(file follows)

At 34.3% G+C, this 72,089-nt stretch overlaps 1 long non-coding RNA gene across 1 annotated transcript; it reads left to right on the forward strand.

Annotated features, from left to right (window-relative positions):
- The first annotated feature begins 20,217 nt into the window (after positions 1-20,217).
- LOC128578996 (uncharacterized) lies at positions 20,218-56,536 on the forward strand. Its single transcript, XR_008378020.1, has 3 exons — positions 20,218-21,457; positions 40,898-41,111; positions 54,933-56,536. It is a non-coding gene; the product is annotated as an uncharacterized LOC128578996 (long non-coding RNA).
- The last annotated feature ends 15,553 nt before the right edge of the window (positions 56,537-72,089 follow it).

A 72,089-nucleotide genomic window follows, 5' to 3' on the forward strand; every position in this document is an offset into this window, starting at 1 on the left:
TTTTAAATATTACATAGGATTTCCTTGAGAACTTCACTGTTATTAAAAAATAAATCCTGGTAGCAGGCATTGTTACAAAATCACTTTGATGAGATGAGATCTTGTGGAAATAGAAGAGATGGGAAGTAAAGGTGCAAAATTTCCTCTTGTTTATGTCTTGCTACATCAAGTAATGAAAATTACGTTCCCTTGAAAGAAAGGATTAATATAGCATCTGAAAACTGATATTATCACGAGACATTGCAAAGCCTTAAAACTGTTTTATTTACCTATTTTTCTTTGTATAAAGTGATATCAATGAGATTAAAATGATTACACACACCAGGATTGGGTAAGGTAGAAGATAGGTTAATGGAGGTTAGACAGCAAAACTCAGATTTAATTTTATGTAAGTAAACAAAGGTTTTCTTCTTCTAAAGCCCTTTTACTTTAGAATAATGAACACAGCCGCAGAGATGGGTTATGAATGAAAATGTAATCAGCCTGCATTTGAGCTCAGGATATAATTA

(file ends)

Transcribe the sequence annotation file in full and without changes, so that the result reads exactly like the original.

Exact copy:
At 34.3% G+C, this 72,089-nt stretch overlaps 1 long non-coding RNA gene across 1 annotated transcript; it reads left to right on the forward strand.

Annotated features, from left to right (window-relative positions):
- The first annotated feature begins 20,217 nt into the window (after positions 1-20,217).
- LOC128578996 (uncharacterized) lies at positions 20,218-56,536 on the forward strand. Its single transcript, XR_008378020.1, has 3 exons — positions 20,218-21,457; positions 40,898-41,111; positions 54,933-56,536. It is a non-coding gene; the product is annotated as an uncharacterized LOC128578996 (long non-coding RNA).
- The last annotated feature ends 15,553 nt before the right edge of the window (positions 56,537-72,089 follow it).

A 72,089-nucleotide genomic window follows, 5' to 3' on the forward strand; every position in this document is an offset into this window, starting at 1 on the left:
TTTTAAATATTACATAGGATTTCCTTGAGAACTTCACTGTTATTAAAAAATAAATCCTGGTAGCAGGCATTGTTACAAAATCACTTTGATGAGATGAGATCTTGTGGAAATAGAAGAGATGGGAAGTAAAGGTGCAAAATTTCCTCTTGTTTATGTCTTGCTACATCAAGTAATGAAAATTACGTTCCCTTGAAAGAAAGGATTAATATAGCATCTGAAAACTGATATTATCACGAGACATTGCAAAGCCTTAAAACTGTTTTATTTACCTATTTTTCTTTGTATAAAGTGATATCAATGAGATTAAAATGATTACACACACCAGGATTGGGTAAGGTAGAAGATAGGTTAATGGAGGTTAGACAGCAAAACTCAGATTTAATTTTATGTAAGTAAACAAAGGTTTTCTTCTTCTAAAGCCCTTTTACTTTAGAATAATGAACACAGCCGCAGAGATGGGTTATGAATGAAAATGTAATCAGCCTGCATTTGAGCTCAGGATATAATTA